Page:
A Literal Map of the United Kingdom


The United Kingdom is full to the brim with history, and nowhere is this more evident than in its county names. Have you ever stopped to consider the background of these names – their etymology? We did, and this map reveals a fascinating past.

Each UK country—England, Scotland, Wales and Northern Ireland—is divided into counties, which serve as subdivisions for political, administrative, judicial and cultural purposes. Many of the counties are known as Shires, which originated in the Anglo-Saxon kingdoms of the early Middle Ages. The literal meanings often came from early settlers in the area. For example, England has a rich Roman, Celtic and Anglo-Saxon history, which can be mapped out through its place names.

Cornwall is also known as ‘People of the Horn,’ which comes from the original Celtic tribal name, Cornowii. Many of the names are derived from geographical or natural landmarks in the area, such as the rivers that connect the British Isles. Herefordshire is taken from the Old English Herefordscir, which literally means ‘ford suitable for the passage of an army’ and was probably named in reference to the Roman road that passes over the Wye River.

Scotland also has much history left behind by its early settlers. Shetland can be translated to Hilt Land, or Hjält Land, which comes from Old Norse. ‘Hilt’ literally means the handle of a weapon or tool – most likely a sword. And like Northern Ireland, it has its fair share of Gaelic names. Across the isle you’ll find Oak Grove and The Fort, more commonly known as Derry and Down. The map also reveals the UK’s Viking history. The name Anglesey is thought to have come from Viking name Ongl’s ey, or Ongl’s Island.

So next time you decide to plan a road trip around the United Kingdom, you can use this map to take your pick from Deer County, Hilt Land, and the rest of the fantastic counties that make up this historical island.

Map of United KingdomMap of Englandmap of Scotlandmap of Walesmap of Northern Ireland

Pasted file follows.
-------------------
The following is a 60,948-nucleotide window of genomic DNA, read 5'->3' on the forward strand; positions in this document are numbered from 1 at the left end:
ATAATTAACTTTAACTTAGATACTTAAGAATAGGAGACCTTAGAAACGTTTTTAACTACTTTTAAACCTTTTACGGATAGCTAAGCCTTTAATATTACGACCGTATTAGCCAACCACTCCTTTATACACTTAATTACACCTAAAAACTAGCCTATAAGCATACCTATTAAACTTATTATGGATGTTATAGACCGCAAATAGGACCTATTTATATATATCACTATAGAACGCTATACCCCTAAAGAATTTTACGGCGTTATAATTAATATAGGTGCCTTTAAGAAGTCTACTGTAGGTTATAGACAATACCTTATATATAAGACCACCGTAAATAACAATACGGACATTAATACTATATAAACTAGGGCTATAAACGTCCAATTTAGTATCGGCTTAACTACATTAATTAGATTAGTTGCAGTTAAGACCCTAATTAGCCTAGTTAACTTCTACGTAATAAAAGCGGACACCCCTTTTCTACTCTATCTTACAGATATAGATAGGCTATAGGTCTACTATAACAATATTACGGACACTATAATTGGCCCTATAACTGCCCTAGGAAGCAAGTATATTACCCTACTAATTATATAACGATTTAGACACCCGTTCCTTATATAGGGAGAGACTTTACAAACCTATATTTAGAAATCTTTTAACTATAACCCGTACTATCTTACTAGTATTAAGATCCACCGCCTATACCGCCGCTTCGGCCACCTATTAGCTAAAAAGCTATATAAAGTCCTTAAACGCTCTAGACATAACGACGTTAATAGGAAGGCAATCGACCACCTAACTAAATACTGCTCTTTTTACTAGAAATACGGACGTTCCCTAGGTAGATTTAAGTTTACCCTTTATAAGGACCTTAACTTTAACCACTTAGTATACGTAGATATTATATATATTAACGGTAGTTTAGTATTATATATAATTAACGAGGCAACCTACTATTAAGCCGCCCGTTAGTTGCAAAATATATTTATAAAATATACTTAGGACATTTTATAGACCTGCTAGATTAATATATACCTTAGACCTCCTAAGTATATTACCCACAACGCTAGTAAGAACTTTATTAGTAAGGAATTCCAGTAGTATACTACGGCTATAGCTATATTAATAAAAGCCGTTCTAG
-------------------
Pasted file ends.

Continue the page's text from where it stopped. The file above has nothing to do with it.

Bedfordshire, Berkshire, Bristol, Buckinghamshire, Cambridgeshire, Cheshire, Cornwall, Cumbria, Derbyshire, Devon, Dorset, Durham, East Riding of Yorkshire, East Sussex, Essex, Gloucestershire, Greater London, Greater Manchester, Hampshire, Herefordshire, Hertfordshire, Isle of Wight, Kent, Lancashire, Leicestershire, Lincolnshire, City of London, Merseyside, Norfolk, Northamptonshire, Northumberland, North Yorkshire, Nottinghamshire, Oxfordshire, Rutland, Shropshire, Somerset, South Yorkshire, Staffordshire, Suffolk, Surrey, Tyne and Wear, Warwickshire, West Midlands, West Sussex, West Yorkshire, Wiltshire, Worcestershire


Aberdeen, Angus, Argyll, Ayrs, Banff, Berwick, Bute, Caithness, Clackmannan, Dumfriess, Dunbarton, East Lothian, Fife, Inverness, Kincardine, KinrossKirkcudbright, LanarkMidlothian, Moray, Nairn, Orkney, Peebles, Perth, Renfrew, Ross, Roxburgh, Selkirk, Shetland, Stirling, Sutherland, West Lothian, Wigtown


Anglesey, Blaenau Gwent, Bridgend, Caerphilly, Cardiff, Carmarthenshire, Ceredigion, Conwy, Denbighshire, Flintshire, Gwynedd, Isle of Anglesey, Merthyr Tydfil, Monmouthshire, Neath Port Talbot, Newport,

Pembrokeshire, Powys, Rhondda Cynon Taff, Swansea, Torfaen, Vale of Glamorgan, Wrexham

Northern Ireland

Antrim, Armagh, Derry, Down, Fermanagh, Tyrone


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Nivene obtained her Bachelors of Communication from Loyola University Chicago. She loves to discuss fashion, finance, TV and cupcakes. Rumor has it she loves owls and drinks too much coffee – that is yet to be determined.

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